Fate of endangered animals in the hands of COP19 at CITES
November 15, 2022
The survival of many animals hangs in the balance as world governments
gathered at the 19th Conference of the Parties (CoP) of the Convention on
International Trade in Endangered Species of Wild Fauna and Flora (CITES)
which began on Monday in Panama City.
In the first CITES meeting hosted in Latin America in 20 years, experts
from the International Fund for Animal Welfare (IFAW) are on-site
recommending greater protection from international trade for a range of
threatened species, from elephants, rhinos and sharks to tiny glass frogs.
The protection and conservation of many animals traded for their parts or
as live specimens will be affected by decisions taken by government
representatives of 183 member countries and the EU at CITES, IFAW said.
“CITES is a critical opportunity that only comes around once every three
years to put vital protections in place for some of the world’s most
vulnerable species,” said IFAW’s Deputy Vice President of Conservation,
“Since 1975, nations across the world have come together to protect
threatened species by regulating trade, establishing a framework for
countries to cooperate with each other to ensure that plant and animal
species are not depleted by international demand.
We applaud many of those critical efforts, and particularly the Latin
American region for its leading role as the world arrives in Panama City
A focal point of CoP19 are several historic proposals that would change the
face of shark conservation, placing nearly all shark species traded for
their fins and meat under CITES oversight and controls, up from only 25%
Led by the Government of Panama and already supported by 40 other nations,
proposal 37 calls for regulation in the trade of all requiem sharks, the
core of traded shark species that includes the Endangered grey reef shark,
beloved by scuba divers throughout the world, as well as species such as
the dusky shark where overfishing and the trade of fins has driven it to
the edge of extinction.
Additional proposals look to secure similar protection for small hammerhead
sharks (proposal 38) and guitar fishes (proposal 40)—flat-bodied relatives
Recent evidence reinforces the urgency of this action, with 37% of all
sharks and closely-related rays, and 70% of species traded for their fins
already at risk of extinction.
Sharks and rays are the second most threatened vertebrate group on the
planet after amphibians. Many requiem sharks are key predators on the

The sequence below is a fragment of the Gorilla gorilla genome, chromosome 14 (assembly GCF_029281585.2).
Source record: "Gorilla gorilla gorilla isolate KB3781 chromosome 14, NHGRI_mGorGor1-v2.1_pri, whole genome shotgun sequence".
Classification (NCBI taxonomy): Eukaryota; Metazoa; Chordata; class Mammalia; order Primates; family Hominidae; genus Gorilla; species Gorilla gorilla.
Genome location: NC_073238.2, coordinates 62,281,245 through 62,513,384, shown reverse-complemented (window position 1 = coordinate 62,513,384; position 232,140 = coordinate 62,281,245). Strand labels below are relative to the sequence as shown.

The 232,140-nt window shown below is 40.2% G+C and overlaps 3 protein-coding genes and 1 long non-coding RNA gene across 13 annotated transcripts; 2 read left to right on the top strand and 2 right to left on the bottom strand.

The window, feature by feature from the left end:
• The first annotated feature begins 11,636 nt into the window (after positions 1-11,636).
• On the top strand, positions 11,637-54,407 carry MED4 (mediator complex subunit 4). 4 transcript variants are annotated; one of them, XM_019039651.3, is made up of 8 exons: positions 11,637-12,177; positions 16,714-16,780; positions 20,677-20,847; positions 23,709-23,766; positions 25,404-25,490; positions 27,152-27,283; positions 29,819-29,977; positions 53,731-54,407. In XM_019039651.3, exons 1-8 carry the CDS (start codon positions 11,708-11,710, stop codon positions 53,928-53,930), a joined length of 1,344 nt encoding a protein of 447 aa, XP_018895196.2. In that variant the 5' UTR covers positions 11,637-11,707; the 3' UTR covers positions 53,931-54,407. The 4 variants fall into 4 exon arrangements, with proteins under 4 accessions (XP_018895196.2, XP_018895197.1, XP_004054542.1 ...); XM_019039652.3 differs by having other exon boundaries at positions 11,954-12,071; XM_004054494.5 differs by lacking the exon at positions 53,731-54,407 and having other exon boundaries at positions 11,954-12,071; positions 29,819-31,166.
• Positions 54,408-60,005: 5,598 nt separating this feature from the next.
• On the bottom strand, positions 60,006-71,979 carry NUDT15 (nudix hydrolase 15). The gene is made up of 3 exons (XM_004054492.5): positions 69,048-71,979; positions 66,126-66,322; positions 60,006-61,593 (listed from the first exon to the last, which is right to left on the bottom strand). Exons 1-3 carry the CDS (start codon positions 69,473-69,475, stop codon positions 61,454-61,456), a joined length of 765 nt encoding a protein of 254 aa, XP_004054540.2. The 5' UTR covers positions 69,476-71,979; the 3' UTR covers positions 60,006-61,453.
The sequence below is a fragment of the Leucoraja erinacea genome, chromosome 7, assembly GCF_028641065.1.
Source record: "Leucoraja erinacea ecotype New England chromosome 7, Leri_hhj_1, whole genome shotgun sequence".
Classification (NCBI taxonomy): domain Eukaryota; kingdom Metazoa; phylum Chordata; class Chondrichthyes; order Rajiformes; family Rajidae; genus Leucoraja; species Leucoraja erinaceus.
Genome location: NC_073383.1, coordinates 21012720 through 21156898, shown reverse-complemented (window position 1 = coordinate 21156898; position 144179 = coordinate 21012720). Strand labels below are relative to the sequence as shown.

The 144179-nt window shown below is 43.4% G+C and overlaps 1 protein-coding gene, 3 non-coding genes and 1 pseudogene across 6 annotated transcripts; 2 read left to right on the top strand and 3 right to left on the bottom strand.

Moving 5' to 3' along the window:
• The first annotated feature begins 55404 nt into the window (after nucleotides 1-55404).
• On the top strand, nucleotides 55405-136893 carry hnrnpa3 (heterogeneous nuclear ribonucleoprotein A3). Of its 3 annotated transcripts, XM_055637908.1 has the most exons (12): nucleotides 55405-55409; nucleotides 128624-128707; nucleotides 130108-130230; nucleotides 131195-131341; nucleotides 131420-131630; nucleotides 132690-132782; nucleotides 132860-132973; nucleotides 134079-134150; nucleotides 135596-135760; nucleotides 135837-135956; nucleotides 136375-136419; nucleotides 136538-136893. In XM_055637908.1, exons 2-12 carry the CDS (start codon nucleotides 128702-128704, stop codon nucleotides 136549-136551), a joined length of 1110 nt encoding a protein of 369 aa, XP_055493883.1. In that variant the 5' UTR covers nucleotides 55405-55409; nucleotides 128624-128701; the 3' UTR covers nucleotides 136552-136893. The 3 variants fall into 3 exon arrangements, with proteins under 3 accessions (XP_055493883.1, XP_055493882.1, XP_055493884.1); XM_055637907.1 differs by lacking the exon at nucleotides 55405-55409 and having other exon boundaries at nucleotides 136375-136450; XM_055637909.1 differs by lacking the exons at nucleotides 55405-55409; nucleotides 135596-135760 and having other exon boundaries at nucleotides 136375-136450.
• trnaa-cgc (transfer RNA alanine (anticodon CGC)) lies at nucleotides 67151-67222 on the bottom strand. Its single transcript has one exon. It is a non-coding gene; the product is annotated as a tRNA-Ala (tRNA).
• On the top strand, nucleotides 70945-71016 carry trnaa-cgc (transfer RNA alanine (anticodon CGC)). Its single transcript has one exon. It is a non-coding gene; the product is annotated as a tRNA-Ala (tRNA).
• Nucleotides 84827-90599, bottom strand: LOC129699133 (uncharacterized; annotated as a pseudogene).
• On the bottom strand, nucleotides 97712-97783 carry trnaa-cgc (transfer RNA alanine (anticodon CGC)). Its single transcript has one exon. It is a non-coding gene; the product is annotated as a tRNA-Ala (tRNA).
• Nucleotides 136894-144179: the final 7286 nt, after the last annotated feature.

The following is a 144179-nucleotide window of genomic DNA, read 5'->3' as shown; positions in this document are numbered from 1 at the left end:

world’s coral reefs, but recent global surveys indicate that reef sharks
are functionally extinct on 20% of reefs, further jeopardizing the health
of these ecosystems that are already devastated by the impact of climate
“The astounding decline in global shark populations resulting from the
unsustainable global trade in shark fins threatens to push these
ecologically critical predators to extinction,” said Collis.
“The proposal by Panama and its partner governments offers a pivotal moment
for global leaders to turn the tide for sharks and define a clear pathway
for the survival of these species.”
IFAW’s headed to CoP19 with additional focus on wildlife crime, one of the
greatest threats to wildlife in biodiverse regions like Latin America.
Illegal wildlife trade, including cybercrime and what to do with live
animals seized in trade, present unique challenges for enforcement
agencies, and IFAW will be using the conference to promote best practices
to address these at the regional and international level.
As in previous CITES conference, elephant ivory and rhino horn trade will
again be contentious issues.
“However, this conference will see discussion of an alternative proposal by
Kenya for the development of a specialised fund for elephant conservation
in exchange for the destruction of ivory stockpiles.
“IFAW commends Kenya's effort to set a clear path away from ivory trade
while ensuring a sustainable alternative to the benefit of both elephants
and local communities,” IFAW said.
The 19th CITES Conference of the Parties started on Monday and is scheduled
to run until November 25.